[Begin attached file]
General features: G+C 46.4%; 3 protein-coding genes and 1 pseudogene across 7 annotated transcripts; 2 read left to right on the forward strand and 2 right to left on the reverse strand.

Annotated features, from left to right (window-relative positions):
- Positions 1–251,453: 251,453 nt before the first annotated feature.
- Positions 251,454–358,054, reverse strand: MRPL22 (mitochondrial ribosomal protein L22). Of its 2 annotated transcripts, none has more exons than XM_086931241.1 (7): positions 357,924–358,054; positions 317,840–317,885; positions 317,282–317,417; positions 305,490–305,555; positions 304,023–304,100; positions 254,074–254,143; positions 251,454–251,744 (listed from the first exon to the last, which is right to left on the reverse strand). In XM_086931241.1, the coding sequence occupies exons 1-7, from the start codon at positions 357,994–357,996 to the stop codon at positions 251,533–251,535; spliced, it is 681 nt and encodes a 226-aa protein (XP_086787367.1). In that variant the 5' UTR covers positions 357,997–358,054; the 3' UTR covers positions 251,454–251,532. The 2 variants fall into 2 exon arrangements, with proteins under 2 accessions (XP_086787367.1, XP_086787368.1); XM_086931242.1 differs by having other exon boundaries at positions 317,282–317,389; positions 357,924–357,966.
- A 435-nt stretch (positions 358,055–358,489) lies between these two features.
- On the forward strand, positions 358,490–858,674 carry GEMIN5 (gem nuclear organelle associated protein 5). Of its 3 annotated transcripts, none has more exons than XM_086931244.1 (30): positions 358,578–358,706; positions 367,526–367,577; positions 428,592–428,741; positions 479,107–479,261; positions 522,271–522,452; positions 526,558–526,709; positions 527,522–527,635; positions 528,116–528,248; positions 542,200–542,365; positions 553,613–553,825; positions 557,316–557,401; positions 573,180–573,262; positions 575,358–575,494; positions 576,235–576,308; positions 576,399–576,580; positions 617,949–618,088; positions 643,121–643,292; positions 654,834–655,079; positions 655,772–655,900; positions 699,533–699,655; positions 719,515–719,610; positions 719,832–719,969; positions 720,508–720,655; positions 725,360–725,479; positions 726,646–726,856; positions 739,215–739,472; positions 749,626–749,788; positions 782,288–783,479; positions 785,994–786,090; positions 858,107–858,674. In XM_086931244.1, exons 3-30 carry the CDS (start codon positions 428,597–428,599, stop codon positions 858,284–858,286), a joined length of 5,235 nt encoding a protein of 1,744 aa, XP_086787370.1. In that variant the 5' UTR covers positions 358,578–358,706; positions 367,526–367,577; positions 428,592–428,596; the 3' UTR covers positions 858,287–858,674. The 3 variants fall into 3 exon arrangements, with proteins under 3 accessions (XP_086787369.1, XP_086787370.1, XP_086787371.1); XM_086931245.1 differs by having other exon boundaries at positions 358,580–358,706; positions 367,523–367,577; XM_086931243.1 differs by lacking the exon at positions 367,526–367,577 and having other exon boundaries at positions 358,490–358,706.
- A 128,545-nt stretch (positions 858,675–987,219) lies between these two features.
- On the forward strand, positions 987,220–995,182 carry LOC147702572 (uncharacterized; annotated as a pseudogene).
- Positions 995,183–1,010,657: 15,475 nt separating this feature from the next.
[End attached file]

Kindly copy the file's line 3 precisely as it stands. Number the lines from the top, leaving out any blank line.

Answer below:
- Positions 1–251,453: 251,453 nt before the first annotated feature.